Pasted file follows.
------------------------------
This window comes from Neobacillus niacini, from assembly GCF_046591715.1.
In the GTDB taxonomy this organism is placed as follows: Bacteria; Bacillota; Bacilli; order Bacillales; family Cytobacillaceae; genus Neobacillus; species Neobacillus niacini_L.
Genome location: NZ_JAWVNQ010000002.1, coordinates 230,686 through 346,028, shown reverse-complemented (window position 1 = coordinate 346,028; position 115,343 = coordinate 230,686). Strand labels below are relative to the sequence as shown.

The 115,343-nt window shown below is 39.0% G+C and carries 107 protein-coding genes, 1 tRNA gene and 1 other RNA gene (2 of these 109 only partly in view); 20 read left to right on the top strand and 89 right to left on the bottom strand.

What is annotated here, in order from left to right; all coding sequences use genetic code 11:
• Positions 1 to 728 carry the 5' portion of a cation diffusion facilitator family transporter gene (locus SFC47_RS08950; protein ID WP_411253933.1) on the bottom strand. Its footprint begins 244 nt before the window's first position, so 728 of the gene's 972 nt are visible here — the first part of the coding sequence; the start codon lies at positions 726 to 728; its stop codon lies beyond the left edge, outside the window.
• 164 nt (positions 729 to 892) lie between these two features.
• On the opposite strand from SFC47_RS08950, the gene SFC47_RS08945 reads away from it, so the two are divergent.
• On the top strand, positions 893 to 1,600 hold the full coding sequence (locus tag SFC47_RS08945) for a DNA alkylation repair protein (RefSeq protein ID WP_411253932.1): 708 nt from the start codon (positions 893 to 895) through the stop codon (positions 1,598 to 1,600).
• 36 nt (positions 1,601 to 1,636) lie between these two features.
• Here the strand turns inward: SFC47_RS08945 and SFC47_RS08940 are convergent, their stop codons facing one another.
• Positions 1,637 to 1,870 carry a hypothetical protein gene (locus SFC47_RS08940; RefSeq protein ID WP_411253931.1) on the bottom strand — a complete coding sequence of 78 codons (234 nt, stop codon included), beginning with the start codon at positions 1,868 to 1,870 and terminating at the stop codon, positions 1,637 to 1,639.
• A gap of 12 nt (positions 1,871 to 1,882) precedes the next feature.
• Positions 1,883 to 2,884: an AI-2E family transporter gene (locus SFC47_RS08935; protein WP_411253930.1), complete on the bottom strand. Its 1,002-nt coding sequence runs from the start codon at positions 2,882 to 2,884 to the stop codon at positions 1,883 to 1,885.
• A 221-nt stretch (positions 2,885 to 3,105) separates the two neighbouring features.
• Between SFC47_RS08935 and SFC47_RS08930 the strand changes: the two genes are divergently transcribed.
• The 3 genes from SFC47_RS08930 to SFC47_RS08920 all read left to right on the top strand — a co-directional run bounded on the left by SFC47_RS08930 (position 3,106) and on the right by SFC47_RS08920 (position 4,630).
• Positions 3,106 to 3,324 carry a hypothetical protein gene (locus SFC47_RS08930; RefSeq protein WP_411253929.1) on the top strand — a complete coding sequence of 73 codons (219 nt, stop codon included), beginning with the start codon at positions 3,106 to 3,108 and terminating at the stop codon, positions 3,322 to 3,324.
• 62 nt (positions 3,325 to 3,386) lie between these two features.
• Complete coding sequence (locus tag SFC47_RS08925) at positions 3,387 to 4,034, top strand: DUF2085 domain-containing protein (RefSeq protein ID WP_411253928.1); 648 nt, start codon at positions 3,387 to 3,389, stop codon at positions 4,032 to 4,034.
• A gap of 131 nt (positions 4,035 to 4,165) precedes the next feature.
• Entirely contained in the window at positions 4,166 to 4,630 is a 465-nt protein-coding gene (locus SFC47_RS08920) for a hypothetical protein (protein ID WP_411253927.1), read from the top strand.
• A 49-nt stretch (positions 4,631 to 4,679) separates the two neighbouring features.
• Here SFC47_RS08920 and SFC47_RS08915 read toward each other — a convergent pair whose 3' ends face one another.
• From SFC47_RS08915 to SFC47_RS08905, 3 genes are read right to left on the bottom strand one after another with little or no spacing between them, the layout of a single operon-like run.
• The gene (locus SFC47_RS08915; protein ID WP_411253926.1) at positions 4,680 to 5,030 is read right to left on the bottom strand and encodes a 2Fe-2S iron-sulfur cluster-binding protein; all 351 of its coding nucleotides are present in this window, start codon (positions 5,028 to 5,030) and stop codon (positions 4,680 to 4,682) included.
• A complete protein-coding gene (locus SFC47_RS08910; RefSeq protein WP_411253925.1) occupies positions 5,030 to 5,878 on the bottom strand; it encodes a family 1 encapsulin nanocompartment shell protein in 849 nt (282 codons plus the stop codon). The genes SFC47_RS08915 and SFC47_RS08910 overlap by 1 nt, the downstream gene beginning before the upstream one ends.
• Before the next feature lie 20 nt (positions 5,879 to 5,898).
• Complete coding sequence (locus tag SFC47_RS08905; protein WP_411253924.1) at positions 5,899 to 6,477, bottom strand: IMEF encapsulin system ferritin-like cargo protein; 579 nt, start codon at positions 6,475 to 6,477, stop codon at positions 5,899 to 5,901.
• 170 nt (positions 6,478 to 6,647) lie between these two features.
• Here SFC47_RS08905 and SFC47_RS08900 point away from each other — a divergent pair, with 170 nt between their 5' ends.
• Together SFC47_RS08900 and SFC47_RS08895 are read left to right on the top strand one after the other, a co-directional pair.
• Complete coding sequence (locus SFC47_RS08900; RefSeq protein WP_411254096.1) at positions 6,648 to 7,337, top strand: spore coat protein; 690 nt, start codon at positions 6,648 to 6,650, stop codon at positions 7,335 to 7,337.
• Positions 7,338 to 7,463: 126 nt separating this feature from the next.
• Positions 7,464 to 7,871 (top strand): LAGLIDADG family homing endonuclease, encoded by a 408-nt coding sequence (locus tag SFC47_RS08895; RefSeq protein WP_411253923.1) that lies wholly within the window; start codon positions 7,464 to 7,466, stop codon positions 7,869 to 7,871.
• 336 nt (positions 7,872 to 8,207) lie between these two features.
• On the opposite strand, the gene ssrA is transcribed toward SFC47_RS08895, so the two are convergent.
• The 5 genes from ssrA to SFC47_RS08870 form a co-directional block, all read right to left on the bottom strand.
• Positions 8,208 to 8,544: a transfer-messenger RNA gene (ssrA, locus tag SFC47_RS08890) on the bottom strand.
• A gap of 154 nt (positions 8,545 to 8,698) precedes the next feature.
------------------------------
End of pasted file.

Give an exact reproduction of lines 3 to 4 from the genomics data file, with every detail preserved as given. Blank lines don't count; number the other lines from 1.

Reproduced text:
Genome location: NZ_JAWVNQ010000002.1, coordinates 230,686 through 346,028, shown reverse-complemented (window position 1 = coordinate 346,028; position 115,343 = coordinate 230,686). Strand labels below are relative to the sequence as shown.

The 115,343-nt window shown below is 39.0% G+C and carries 107 protein-coding genes, 1 tRNA gene and 1 other RNA gene (2 of these 109 only partly in view); 20 read left to right on the top strand and 89 right to left on the bottom strand.